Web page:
This is very sound advice and fits well with how we approach our projects. A few things to consider when taking on a website redesign:
- If you were just launching this association, how would you present the information? (And be sure to look at your competitive landscape.)
- How are your revenue streams changing? What accommodations need to be made in the site architecture to take advantage of that?
- How are your users adapting to your new competition? Are you creating a new experience for the old guard or building a platform for future growth?
Considering the significant cost that will go into a new website – in both vendor cost and staff time – it is critical to take a strategic, long term view.
Other things to consider?
Of course, our survey respondents had some other sage advice to offer.
“Consult as many stakeholders (members, internal management, etc.) as possible at specific milestones throughout the project for feedback you'll actually incorporate but keep the actual team that executes the redesign small.”
“Make sure you put in place a good team that represents one individual from each facet of the organization - more importantly, make sure these individuals have the time to dedicate to the project.”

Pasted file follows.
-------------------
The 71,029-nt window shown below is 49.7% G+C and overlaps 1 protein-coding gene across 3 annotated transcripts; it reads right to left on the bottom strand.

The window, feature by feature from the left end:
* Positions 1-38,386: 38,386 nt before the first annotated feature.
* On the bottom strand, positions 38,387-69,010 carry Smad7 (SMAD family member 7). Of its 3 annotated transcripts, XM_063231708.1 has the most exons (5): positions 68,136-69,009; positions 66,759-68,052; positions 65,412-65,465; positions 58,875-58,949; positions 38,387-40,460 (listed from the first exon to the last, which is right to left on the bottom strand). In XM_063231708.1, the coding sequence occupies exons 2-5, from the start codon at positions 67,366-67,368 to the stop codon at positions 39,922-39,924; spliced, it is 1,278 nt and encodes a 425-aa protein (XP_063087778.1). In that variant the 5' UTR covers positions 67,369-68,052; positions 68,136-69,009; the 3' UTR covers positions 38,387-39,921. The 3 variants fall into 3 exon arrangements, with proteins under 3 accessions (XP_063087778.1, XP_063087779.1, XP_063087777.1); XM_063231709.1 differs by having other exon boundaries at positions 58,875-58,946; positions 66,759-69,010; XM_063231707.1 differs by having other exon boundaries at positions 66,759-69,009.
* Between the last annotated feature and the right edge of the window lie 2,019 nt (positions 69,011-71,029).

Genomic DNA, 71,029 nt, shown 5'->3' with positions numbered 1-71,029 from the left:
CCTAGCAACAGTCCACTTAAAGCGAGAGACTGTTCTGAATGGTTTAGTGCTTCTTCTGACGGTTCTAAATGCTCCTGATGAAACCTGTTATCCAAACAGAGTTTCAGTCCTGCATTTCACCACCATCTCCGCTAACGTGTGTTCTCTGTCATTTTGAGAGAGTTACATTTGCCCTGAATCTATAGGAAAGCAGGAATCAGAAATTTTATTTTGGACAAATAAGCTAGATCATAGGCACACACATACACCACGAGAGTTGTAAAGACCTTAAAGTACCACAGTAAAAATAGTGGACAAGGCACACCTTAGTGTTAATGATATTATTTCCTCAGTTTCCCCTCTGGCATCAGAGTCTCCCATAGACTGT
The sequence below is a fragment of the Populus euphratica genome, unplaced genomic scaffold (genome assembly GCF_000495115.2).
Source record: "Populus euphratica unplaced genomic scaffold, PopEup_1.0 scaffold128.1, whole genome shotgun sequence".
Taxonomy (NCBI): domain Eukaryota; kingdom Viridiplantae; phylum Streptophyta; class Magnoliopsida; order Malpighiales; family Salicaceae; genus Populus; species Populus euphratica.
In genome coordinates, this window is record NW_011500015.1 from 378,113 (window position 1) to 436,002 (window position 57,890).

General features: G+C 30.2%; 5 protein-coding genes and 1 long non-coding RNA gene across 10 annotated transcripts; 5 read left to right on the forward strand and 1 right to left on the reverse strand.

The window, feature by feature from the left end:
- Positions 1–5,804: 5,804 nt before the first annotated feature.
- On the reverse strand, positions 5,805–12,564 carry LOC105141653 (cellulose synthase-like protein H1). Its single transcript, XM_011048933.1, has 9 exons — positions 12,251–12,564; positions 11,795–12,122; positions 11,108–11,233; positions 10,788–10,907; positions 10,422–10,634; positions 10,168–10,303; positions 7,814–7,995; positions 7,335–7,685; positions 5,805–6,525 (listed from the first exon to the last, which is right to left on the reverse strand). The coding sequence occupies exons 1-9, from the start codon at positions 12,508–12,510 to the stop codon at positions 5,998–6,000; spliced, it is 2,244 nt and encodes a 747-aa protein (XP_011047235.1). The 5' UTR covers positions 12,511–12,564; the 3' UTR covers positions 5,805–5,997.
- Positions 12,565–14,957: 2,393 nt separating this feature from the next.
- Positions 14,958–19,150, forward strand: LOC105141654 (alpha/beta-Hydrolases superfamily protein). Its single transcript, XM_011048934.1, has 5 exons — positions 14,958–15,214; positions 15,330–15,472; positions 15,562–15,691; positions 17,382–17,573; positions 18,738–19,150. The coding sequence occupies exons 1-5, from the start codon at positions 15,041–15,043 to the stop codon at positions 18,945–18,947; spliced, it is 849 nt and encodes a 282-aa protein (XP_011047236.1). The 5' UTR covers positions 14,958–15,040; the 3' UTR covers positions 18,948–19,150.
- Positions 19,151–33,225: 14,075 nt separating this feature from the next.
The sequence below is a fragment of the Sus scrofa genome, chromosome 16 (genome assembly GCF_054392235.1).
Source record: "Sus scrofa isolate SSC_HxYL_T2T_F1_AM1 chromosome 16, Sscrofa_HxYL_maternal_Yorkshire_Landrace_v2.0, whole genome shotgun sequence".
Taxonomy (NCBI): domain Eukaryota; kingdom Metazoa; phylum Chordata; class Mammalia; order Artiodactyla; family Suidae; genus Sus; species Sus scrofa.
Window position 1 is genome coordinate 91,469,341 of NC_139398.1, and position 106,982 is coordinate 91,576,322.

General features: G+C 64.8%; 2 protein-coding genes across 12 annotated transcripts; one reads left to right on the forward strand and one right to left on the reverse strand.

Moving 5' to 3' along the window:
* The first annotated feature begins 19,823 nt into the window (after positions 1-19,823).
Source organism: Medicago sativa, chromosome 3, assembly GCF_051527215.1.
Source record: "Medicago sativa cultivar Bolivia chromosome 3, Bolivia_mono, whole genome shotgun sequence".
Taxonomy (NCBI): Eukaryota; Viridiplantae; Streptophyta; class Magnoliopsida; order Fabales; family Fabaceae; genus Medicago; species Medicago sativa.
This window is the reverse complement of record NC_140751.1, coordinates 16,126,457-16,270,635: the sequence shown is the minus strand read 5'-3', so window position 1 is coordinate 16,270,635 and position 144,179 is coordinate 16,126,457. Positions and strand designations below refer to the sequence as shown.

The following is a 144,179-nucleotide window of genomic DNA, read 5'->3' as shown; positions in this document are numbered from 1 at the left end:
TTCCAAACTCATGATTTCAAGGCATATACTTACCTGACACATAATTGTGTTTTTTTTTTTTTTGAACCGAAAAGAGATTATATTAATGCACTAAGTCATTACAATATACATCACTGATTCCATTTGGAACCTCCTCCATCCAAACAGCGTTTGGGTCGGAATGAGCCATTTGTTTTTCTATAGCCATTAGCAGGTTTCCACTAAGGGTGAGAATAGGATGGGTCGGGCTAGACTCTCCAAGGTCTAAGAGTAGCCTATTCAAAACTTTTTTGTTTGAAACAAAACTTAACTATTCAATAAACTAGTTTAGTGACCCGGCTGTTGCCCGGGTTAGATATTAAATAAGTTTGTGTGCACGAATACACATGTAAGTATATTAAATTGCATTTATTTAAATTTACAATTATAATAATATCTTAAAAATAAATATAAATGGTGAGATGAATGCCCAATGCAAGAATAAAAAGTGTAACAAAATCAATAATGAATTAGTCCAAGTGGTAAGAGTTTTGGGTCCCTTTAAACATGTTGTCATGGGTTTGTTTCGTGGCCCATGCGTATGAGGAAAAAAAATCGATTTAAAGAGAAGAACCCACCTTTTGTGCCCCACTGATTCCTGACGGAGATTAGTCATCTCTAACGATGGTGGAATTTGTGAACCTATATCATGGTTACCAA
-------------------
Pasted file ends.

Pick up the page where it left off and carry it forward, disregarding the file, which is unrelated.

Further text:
“Rollout isn't the end of the project, it's the beginning. Ours was up for several months before the staff began to think about what we really wanted and recommended changes.”
What did we miss? Is there anything you would add to the discussion? Leave a comment below and share your insight.
About the Survey:
Vanguard Technology fielded our Association Website Redesign benchmarking survey in the 4th Quarter of 2012. 115 association professionals participated in the survey and offered their opinions on how long ago they designed their sites, what drove the design and more. Vanguard has sharing bits of information from the survey on our blog and other content. For immediate results and insight, email me at firstname.lastname@example.org and I’d be more than willing to give you a quick walk through of the findings.
Photo credit: Flickr Creative Commons, jakeandlindsay